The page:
Dirty little secret

September 11th, 2007 by Jeff | Dump Core

Recently, I received a surprise in the mail. My good friend Wally (who accompanied us to our very first con, Dragon*Con 2000) and his wife sent me a much belated birthday card. I say much belated because it was several months after the fact, although I certainly wasn’t expecting it and would have been perfectly content with the knowledge that they simply remembered me on that day. (Sadly, many of our old friends are scattered across the country now, and seeing each other in person is becoming a rarer and rarer occurrence.)

Enclosed with the card was an iTunes gift card. Obviously, Wally had been reading the blog and found out about my recent iPod acquisition. After a reading over the note in the card (which was written in orange highlighter; Wally is anything but conventional), I stopped and examined the gift card itself. My first thought was that I doubted that I would take advantage of the free That’s So Raven episode download advertised on the front. (If it had been Kim Possible, maybe.) My second thought was that I hadn’t a clue what in the world I would spend it on. My brief excursions to the iTunes store in the past had borne little fruit, turning up very little that I was actually interested in. At that point, every single song stored on my iPod was either ripped from a CD I (or my wife) already owned or was a freely available download collected from somewhere else.

My first purchase choice came quickly thereafter. When I browsed the store before, I noticed my nifty little fifth generation device was capable of playing specially formatted games. Lo and behold, Ms. Pac-Man was among them. I had already downloaded the one-level demo and played it, which brought back waves of nostalgia. (For some reason, I had always enjoyed Ms. Pac-Man over her masculine predecessor, probably because of the “super speed” version that doubled Ms. Pac-Man’s speed and made it more difficult to play.) So the first thing I bought was the full game. For some reason, my thumbs have been much more tired lately.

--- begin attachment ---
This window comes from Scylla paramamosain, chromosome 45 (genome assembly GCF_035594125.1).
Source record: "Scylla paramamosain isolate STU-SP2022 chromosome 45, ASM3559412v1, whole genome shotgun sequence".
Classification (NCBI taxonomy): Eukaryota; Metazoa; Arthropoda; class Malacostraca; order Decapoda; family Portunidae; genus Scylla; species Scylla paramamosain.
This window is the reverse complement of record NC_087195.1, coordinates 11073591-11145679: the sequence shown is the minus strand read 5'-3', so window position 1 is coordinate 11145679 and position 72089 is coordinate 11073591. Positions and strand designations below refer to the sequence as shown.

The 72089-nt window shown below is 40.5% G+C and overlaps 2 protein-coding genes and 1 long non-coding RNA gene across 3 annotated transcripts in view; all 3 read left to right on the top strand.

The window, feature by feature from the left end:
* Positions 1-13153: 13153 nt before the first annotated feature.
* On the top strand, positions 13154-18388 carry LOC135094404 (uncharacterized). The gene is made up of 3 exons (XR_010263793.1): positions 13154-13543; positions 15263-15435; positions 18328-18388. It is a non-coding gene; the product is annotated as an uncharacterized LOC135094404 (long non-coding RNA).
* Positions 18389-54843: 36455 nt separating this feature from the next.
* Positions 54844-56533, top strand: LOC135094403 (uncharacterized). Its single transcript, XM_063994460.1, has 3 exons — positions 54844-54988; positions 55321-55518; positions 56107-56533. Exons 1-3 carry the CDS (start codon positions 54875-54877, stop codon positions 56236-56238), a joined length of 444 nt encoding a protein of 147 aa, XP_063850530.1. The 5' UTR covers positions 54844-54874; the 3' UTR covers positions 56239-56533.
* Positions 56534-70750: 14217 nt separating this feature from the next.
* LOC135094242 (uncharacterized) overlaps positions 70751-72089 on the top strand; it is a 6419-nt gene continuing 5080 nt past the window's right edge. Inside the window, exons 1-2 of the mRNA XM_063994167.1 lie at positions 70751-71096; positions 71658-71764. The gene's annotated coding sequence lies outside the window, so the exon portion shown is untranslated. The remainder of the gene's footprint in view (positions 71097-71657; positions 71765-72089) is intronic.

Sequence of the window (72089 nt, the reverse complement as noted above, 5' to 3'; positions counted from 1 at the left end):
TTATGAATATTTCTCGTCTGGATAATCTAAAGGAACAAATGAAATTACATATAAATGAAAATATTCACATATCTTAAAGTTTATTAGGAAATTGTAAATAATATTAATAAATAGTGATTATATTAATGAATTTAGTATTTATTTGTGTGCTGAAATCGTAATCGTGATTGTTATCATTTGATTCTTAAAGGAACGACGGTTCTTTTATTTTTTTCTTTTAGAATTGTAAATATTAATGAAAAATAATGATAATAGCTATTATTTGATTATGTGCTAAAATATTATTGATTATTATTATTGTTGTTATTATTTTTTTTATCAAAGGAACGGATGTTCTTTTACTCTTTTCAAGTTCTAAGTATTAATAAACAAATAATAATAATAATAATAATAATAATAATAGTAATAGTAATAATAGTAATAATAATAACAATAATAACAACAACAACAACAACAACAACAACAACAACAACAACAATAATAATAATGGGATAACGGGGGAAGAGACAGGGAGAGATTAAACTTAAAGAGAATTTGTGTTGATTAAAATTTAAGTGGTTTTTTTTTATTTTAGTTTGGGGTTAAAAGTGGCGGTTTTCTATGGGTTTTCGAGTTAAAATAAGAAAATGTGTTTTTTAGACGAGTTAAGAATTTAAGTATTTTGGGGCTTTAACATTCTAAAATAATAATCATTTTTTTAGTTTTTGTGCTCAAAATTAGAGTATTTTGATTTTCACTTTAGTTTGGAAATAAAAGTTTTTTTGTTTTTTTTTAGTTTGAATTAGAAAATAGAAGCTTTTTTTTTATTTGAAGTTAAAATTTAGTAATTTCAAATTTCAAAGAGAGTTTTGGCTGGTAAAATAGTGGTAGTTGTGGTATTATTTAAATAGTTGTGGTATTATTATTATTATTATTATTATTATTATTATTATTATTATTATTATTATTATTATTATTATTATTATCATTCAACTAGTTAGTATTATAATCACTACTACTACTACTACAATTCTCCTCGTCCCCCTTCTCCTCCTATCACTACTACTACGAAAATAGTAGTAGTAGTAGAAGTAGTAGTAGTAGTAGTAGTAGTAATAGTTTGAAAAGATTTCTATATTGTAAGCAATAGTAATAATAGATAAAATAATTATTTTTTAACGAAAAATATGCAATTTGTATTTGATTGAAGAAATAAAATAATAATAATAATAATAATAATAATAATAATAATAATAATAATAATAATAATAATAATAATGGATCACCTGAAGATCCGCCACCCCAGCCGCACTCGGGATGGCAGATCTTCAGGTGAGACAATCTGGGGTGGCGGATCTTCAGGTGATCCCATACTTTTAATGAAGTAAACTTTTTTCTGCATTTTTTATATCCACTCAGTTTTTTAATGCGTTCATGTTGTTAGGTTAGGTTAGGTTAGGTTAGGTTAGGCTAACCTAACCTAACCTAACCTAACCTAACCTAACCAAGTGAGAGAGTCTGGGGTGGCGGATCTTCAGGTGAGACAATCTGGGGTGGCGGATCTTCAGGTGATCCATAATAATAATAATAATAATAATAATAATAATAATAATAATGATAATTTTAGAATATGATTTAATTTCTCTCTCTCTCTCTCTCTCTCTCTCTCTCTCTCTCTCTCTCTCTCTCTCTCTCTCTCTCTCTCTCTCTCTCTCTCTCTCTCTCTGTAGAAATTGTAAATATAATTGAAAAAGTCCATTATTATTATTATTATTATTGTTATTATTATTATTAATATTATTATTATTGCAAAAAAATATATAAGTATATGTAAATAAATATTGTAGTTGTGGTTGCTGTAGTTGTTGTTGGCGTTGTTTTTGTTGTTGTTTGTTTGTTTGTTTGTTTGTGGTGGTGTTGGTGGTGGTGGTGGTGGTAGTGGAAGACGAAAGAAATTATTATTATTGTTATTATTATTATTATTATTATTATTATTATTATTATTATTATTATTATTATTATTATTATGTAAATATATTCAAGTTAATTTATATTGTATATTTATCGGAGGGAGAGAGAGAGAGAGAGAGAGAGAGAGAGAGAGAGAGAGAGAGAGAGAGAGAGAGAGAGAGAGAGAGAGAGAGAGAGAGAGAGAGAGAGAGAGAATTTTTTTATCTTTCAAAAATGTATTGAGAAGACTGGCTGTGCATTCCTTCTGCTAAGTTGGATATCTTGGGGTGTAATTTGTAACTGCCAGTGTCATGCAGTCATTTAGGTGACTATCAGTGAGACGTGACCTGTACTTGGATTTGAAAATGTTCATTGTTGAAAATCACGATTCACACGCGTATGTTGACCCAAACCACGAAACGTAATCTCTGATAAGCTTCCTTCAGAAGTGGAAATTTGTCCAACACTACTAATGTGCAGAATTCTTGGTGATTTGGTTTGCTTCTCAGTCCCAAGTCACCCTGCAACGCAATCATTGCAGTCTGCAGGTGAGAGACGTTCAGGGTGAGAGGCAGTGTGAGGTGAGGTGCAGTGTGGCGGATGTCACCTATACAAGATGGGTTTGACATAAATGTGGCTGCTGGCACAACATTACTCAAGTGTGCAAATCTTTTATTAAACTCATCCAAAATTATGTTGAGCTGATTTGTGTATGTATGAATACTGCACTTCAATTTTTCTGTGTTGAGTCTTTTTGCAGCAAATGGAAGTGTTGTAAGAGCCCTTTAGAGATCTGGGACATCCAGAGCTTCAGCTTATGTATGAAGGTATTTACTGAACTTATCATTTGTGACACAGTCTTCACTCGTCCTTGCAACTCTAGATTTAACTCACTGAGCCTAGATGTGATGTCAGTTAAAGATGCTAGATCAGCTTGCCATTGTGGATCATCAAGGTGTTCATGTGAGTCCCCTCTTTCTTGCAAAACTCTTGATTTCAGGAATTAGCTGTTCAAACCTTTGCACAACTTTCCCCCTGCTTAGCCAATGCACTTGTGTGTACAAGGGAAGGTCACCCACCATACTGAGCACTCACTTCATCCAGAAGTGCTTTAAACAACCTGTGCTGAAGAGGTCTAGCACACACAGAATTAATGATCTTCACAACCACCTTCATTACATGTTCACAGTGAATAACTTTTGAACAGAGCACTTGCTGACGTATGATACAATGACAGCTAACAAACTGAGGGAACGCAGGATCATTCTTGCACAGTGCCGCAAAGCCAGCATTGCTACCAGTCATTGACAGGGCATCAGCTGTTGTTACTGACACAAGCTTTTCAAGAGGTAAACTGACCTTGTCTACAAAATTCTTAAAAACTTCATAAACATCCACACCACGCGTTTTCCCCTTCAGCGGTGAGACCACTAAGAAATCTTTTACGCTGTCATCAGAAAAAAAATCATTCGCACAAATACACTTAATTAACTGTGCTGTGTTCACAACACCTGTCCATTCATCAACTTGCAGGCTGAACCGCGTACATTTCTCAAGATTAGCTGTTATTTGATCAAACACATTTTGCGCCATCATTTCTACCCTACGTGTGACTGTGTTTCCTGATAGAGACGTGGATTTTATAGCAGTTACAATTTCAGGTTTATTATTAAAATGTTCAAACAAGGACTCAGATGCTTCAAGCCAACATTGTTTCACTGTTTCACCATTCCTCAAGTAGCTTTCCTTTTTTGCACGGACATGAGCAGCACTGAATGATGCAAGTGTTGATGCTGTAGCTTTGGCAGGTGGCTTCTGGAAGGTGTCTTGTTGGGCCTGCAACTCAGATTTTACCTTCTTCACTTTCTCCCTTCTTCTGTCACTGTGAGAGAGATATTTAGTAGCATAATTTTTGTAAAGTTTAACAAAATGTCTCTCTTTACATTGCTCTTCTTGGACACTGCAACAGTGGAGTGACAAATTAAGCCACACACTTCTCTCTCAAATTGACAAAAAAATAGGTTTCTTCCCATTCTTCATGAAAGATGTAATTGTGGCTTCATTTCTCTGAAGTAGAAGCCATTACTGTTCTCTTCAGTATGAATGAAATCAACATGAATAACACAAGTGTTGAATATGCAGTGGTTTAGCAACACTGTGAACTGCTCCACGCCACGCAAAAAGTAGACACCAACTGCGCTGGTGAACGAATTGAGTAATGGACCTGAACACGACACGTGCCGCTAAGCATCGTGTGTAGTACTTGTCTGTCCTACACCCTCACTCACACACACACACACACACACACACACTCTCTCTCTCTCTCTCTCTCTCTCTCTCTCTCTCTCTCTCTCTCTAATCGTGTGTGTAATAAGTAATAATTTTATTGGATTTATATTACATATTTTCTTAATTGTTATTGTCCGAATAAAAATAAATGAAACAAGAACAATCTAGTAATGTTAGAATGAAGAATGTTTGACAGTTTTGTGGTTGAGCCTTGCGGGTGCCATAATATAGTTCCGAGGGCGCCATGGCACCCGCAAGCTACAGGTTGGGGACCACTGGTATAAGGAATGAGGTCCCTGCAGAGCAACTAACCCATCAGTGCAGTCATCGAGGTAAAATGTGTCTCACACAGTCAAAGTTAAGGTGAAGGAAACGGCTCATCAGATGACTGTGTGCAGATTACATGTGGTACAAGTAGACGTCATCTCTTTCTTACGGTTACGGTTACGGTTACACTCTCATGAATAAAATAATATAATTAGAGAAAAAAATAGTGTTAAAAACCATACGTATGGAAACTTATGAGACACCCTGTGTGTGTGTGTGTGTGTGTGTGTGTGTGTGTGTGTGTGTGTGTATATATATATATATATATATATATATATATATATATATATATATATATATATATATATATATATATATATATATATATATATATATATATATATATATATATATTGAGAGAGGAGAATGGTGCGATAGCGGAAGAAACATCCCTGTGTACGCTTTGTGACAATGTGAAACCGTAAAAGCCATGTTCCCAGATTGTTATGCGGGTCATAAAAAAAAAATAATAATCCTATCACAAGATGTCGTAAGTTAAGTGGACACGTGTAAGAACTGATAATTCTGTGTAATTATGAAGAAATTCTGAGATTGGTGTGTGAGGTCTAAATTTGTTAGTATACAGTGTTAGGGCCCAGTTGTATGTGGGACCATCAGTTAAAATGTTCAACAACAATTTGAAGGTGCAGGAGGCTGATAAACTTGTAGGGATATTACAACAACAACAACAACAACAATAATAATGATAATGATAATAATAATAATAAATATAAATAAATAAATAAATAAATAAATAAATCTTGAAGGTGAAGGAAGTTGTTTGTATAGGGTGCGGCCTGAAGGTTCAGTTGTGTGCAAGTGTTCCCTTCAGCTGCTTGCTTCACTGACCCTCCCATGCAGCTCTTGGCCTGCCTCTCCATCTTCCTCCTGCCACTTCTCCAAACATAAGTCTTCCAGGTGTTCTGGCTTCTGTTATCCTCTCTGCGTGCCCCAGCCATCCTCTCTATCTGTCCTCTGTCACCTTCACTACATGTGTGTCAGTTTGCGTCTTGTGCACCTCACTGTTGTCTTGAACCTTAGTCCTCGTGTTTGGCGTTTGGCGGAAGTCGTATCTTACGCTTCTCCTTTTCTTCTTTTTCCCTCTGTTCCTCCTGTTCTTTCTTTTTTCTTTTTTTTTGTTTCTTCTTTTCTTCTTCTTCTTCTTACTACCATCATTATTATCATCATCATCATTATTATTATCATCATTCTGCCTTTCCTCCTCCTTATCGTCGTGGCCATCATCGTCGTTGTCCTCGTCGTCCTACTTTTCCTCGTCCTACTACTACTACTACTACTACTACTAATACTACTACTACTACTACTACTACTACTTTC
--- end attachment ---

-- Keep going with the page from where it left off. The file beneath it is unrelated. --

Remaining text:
That done, I was at a loss of what to purchase next. I searched and searched to no avail. Perhaps it’s just my eclectic tastes in music, but I had trouble finding anything that either piqued my interest or I didn’t already have on CD. (Naturally, I’d much rather have my music in physical form so if a hard drive crashes (since that’s such a rare occurrence) I’d have a handy backup.) I saw a couple things I seriously considered, but I waffled back and forth on because I’d much rather have them on CD first.

Then some little dormant trigger fired in my brain.

I’m sure that everyone has one. You know, that dirty little secret. That one album you keep squirreled away, hidden from prying eyes, that you secretly relish but you hope that no one every finds out about. It might be that one Mozart symphony stuffed between gansta rap discs, or that one bubblegum pop boy band stashed among your vast country collection. You know what I mean.

Personally, my CD collection largely consists of motion picture soundtracks (or, more appropriately I suppose, instrumental scores) from the likes of John Williams, Danny Elfman, James Horner, and Jerry Goldsmith. It also contains my wife’s and my combined collection encompassing most of “Weird Al” Yankovic’s discography and a smattering of contemporary Christian albums I’ve grown fond of over the years. Lately, a couple of lullaby CDs have been added for placating Ben in the car, but I consider those largely transient.